How great companies turn crisis into opportunity
The right people don’t think they have a job: They have responsibilities. If I’m a climber, my job is not [just] to belay. My responsibility is that if we get in trouble, I don’t let my partner down.
The right people do what they say they will do, which means being really careful about what they say they will do. It’s key in difficult times. In difficult environments our results are our responsibility. People who take credit in good times and blame external forces in bad times do not deserve to lead. End of story.
I think he makes a very good point, but may overstate it just a bit. The right people do need management to do their job: to provide guidance, to work on improving the organizational system, to coach employees when needed, to plan for the future, to determine where to focus the organizations resources… But they don’t need to be micro-managed. They can be expected to do what is needed when the proper conditions are set, including a clear understanding of what is needed, communication of current conditions and changing needs, a shared understanding of roles (for people and organizations)…
Also, just to be clear, it can be the right thing to closely manage someone as they are learning. This is true when a new employee starts with the company. And also when they take on new responsibilities. I would have no problem with a company tightly managing a new supervisor. In my experience the exact opposite problem is much more common, moving people into supervisory roles with little support, to sink or swim on their own (well perhaps sinking those around them too). At both times they should get the support they need and the freedom they need to work effectively.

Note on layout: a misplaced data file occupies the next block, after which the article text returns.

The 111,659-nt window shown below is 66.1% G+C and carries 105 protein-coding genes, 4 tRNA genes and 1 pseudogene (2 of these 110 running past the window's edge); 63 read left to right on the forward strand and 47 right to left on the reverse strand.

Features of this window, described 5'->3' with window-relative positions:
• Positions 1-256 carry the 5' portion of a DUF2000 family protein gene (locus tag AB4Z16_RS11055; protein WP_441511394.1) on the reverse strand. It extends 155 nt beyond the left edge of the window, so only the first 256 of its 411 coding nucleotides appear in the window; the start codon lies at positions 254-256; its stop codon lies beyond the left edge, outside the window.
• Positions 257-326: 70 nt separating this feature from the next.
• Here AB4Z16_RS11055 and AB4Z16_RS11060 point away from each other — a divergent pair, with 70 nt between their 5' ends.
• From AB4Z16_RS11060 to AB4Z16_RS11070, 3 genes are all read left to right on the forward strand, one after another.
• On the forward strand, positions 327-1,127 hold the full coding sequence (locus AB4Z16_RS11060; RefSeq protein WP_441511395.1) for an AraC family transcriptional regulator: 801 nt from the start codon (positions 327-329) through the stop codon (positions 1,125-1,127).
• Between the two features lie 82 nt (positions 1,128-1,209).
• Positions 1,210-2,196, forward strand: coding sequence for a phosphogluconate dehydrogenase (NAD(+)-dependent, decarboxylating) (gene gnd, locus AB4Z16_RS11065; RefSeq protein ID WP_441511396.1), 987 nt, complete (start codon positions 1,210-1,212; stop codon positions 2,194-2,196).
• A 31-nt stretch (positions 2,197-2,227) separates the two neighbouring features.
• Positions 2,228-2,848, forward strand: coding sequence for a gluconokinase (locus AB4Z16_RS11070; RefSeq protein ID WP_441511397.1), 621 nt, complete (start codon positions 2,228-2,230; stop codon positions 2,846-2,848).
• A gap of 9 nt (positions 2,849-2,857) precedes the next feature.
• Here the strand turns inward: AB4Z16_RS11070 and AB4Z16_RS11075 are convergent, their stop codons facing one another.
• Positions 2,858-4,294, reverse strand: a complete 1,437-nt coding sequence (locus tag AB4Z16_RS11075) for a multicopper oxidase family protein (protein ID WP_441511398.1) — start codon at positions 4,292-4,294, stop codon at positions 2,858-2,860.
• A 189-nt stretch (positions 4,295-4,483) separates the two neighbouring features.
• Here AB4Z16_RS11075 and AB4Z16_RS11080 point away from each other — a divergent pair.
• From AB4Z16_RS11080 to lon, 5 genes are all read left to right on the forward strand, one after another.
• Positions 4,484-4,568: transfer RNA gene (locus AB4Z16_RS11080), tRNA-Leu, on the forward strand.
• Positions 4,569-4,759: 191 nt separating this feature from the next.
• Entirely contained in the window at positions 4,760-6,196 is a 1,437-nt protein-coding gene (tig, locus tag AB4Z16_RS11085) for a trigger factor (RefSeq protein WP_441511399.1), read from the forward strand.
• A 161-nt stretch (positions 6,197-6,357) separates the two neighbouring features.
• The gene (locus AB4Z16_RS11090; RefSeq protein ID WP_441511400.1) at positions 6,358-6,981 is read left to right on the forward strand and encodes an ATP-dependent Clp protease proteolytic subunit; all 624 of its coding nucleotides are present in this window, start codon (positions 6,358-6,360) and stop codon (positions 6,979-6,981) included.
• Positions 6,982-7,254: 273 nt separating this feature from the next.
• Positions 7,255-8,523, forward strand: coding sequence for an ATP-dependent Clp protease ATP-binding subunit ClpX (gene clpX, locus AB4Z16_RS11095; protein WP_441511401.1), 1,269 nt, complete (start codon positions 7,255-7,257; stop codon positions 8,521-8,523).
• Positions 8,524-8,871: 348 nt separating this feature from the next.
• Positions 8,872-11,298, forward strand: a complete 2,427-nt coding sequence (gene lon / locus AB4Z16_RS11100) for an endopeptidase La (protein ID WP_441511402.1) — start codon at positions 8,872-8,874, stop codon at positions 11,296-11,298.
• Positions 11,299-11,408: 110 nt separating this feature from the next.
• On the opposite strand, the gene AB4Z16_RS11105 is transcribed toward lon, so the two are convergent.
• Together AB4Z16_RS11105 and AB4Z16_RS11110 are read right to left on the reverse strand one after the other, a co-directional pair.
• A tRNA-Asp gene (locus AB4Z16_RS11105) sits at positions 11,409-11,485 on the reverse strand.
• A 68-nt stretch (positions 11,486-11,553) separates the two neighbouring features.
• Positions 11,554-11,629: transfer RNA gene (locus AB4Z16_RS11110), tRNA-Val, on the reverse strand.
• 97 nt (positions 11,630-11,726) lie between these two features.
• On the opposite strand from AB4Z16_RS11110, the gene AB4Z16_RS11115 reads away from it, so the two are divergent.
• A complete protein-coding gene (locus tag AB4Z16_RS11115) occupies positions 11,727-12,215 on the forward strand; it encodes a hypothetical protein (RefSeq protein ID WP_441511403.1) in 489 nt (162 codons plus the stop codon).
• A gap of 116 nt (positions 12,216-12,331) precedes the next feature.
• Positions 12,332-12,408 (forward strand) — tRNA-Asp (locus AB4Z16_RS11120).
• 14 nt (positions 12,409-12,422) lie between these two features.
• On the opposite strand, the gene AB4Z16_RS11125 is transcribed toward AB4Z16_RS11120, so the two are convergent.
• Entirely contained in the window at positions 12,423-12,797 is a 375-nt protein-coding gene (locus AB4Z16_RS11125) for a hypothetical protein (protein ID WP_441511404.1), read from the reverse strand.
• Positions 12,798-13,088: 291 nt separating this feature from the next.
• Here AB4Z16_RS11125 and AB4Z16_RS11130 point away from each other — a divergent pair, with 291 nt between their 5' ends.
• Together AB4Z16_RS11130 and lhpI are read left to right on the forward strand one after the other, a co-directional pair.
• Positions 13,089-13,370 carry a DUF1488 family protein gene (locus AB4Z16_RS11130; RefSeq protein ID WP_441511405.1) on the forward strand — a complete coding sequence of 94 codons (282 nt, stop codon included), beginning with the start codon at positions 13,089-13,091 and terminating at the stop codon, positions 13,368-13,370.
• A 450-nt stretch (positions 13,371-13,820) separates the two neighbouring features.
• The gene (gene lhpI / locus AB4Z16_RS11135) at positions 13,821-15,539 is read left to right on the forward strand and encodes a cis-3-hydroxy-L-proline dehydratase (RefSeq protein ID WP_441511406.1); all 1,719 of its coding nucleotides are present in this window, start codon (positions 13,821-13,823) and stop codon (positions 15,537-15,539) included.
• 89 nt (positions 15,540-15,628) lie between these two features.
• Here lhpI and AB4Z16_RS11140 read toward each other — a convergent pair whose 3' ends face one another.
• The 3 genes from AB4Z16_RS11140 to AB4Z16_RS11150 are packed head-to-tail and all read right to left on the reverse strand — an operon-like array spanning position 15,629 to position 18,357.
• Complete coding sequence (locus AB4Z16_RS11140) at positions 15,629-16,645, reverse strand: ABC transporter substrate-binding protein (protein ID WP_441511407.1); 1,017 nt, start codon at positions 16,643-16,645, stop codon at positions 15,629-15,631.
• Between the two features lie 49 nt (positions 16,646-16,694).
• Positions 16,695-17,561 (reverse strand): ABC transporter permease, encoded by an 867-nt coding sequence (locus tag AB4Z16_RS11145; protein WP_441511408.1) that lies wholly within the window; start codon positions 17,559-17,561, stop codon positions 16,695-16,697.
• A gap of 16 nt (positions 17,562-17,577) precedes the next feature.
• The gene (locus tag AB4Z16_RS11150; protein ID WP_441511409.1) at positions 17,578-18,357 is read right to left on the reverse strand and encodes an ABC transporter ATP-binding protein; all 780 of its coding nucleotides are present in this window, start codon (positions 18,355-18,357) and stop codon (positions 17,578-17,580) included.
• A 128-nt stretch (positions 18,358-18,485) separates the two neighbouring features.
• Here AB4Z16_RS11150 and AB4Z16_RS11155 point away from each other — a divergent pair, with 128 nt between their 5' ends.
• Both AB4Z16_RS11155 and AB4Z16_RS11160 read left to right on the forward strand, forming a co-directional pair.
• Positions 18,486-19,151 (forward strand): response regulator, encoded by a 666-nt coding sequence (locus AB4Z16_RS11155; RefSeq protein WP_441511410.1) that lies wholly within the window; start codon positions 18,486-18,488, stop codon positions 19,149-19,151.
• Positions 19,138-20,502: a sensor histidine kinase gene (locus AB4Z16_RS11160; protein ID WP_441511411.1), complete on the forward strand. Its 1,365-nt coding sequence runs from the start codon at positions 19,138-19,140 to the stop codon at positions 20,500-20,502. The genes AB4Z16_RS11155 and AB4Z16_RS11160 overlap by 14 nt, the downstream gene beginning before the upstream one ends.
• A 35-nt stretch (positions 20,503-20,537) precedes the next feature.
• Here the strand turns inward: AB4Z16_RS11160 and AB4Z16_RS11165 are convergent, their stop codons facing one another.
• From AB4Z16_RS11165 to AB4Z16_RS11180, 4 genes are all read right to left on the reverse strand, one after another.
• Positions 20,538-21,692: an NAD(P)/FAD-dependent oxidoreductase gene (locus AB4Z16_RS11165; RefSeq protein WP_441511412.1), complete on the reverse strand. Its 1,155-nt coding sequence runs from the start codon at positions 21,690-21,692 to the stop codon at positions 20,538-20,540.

Related: Keeping Good Employees – Flaws in Understanding Psychology Lead to Flawed Management – People are Our Most Important Asset – posts on managing people – The Joy of Work
When is micro-management a problem with the employee, the manager or both? It’s important to weed out the bad candidates during the screening process. But there’s a fundamental difference between the toxic employee and the one who simply needs some occasional guidance.
Years ago, an executive taught me that only a few employees will ever be top-performers; the challenge isn’t to expect everyone to become like the top-performers, but rather to expect the majority to do their job effectively.
The challenge is to identify the needs of the individual employees and to give them just enough guidance to do the job effectively.
What you are talking about here is actually Situational Leadership – people need different levels of management and support on different phases and different tasks.
I know what it feels like to be moved “into supervisory roles with little support, to sink or swim on their own (well perhaps sinking those around them too). ” I could have used much more support a couple a years ago. Eventually I managed to swim and did not even sink people around me.
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